|Margaret (Craddock) Jones extracted from newspaper articles|
Charley was first introduced to golf aged two, and began playing with her father at Kettering Golf Club. She left school aged 13 to be home schooled, and started playing in amateur tournaments. Charley turned professional on 1 January 2013. She has finished in the top 10 of the three majors so far.
Article from Northants Telegraph, 5 July 2018
CHARLEY’S FINAL-DAY SURGE SEALS A TOP-10 FINISH AT KEMPER LAKES
Charley Hull recorded her third consecutive top 10 finish in a major as she grabbed a share of sixth prize in the KPMG Women’s PGA Championship at Kemper Lakes near Chicago.
The Kettering golfer opened with an excellent score of 68, added rounds of 75 and 72, before surging up the leader board after shooting seven birdies and an eagle in a thrilling five-under-par 67 on the final day.
Article by James Corrigan from The Daily Telegraph 26 July 2018
CHARLEY HULL has been a prodigy for so long that, now 22, she remembers barely anything from the first time she teed it up on the professional fairways alongside the best players in the world.
“Yeah, but I was only 10,” Hull points out.
Those of us who were at Royal Lytham & St Annes that August Wednesday in 2006 only too readily recall the girl from Northamptonshire with her blonde hair poking out from under a bobble hat.
It was the pro-am of the Women’s British Open and she had earned her place to play alongside Morgan Pressel soon to become the then youngest ever winner of a women’s major as an 18-year-old by dint of her victory at the British Ladies National Championship nine months before.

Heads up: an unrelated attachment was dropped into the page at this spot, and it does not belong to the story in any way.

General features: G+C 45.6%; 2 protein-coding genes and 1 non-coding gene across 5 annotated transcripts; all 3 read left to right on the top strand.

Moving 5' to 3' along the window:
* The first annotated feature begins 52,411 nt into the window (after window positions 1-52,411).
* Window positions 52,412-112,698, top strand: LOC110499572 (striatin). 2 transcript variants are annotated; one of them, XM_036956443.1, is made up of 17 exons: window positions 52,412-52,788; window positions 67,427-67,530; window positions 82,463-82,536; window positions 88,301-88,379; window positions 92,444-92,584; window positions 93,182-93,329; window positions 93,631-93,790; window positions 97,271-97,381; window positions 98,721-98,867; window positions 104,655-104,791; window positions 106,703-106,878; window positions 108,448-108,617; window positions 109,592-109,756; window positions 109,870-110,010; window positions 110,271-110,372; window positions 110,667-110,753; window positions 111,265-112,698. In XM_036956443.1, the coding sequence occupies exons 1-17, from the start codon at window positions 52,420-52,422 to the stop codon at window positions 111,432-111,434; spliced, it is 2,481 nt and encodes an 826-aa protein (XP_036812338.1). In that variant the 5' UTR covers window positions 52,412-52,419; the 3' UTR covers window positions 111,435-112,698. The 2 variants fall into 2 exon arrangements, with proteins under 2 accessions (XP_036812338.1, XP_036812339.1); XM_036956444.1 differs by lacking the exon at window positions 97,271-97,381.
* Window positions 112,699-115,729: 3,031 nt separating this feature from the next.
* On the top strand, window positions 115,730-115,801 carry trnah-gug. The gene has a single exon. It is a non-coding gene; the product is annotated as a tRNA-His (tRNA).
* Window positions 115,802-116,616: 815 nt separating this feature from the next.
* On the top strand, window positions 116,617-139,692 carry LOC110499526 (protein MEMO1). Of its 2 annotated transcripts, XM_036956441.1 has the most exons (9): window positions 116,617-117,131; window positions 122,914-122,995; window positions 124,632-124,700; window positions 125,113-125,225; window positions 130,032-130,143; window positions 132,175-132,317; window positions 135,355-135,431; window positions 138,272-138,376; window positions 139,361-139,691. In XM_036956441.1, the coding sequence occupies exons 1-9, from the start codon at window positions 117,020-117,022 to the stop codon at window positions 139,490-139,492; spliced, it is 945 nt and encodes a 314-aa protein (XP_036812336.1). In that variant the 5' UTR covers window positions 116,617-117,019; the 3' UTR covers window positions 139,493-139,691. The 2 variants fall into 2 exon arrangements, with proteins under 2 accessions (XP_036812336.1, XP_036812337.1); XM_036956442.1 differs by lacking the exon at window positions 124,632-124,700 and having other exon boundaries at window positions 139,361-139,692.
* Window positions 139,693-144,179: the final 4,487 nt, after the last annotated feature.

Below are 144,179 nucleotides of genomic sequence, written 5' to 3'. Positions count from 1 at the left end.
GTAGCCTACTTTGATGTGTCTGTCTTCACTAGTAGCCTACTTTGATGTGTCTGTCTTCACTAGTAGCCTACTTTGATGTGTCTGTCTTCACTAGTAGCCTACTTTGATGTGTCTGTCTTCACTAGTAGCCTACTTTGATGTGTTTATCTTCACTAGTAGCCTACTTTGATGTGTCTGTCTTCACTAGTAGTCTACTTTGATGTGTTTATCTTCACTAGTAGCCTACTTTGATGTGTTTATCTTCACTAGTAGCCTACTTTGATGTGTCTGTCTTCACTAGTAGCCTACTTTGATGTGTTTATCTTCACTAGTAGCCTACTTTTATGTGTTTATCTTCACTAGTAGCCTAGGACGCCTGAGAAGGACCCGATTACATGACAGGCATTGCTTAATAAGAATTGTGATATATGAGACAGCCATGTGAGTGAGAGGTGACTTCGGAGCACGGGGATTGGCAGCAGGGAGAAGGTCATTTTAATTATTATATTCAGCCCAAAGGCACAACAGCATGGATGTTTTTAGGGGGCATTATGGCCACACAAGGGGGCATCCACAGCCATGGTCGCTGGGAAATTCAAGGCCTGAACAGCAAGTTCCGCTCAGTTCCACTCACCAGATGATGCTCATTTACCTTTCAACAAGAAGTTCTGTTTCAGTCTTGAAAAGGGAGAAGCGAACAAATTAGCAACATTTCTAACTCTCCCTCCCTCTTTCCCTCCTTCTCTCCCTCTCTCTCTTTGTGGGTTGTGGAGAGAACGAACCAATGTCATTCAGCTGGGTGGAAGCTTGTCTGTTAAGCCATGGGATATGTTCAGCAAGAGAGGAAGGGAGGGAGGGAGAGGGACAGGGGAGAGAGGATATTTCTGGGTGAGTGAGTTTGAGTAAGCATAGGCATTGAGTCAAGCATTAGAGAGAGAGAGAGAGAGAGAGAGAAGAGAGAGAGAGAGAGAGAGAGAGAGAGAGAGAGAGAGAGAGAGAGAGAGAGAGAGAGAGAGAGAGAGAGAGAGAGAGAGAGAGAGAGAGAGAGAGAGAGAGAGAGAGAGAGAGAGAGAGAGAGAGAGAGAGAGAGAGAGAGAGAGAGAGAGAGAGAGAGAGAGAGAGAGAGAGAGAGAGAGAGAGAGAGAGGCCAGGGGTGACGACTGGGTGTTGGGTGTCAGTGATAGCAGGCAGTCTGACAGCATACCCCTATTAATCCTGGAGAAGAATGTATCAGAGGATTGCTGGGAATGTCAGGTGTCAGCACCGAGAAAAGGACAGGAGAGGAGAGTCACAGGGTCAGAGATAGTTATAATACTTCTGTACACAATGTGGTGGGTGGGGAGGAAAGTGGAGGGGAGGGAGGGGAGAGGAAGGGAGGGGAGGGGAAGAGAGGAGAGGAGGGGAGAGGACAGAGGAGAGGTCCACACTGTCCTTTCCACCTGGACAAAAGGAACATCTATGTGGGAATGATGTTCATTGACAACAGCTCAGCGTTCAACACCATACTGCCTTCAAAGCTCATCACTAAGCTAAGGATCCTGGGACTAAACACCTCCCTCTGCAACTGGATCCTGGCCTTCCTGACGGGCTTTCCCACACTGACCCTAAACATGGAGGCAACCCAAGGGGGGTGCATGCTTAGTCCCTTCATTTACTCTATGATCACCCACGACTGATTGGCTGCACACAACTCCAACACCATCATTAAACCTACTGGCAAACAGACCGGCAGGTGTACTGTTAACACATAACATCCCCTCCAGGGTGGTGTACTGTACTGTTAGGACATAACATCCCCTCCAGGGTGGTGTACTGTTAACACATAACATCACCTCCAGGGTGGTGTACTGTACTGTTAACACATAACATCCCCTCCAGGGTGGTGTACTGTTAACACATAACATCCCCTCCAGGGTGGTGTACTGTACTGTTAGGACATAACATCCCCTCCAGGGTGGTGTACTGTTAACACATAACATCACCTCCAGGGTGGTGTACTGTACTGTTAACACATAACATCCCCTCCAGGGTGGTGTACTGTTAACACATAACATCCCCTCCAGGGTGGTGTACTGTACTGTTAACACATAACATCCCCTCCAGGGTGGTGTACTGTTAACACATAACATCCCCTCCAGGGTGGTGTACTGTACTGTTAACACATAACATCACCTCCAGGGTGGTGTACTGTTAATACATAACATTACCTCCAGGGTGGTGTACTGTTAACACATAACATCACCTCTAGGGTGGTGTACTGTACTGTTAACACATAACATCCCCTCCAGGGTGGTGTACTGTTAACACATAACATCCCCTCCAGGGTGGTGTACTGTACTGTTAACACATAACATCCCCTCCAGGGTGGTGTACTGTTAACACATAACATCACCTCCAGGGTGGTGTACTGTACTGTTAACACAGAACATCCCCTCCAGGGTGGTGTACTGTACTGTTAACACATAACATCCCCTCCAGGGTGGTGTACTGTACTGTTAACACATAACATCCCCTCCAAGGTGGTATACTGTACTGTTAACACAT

Hull, who was nine years old and had to travel to that Turnberry event in a booster seat, actually fell over twice because of the wind raging off the Firth of Clyde, but still she beat a 46-year-old in the final. From then on, the word was that here was a plucky little character who simply would not be blown off course.
That much was confirmed at Lytham as the game at large gained its first glimpse of the pony-tailed sensation. Barely four feet tall, she was cheered on in astonishment by the crowds while, playing up ahead, Annika Sorenstam, arguably the greatest woman golfer of all time, waited to congratulate Hull after a few age and size-defying strikes.
“I do remember Annika being kind,” Hull says. “And yeah I remember playing quite well, but that’s about it.
“It’s funny, but that’s my one and only time I’ve played Lytham so far, and all I know is that it starts with a par three.”
Hull will finally return to the Lancashire venue next week as the principal domestic hope to lift the Women’s British Open title,* and it would complete the circle very nicely, especially for those who took up the 25-1 odds swiftly posted by bookmakers for that mere slip of a lass to win a major before she turned 25.
Yet first comes this week’s Aberdeen Standard Investments Ladies Scottish Open at Gullane, the $1.5 million (£1.15 million) event co-sanctioned by the Ladies European Tour and LPGA Tour.
Two weeks after the men used the East Lothian layout as the forerunner for the Open Championship, the women follow suit and Hull cannot wait.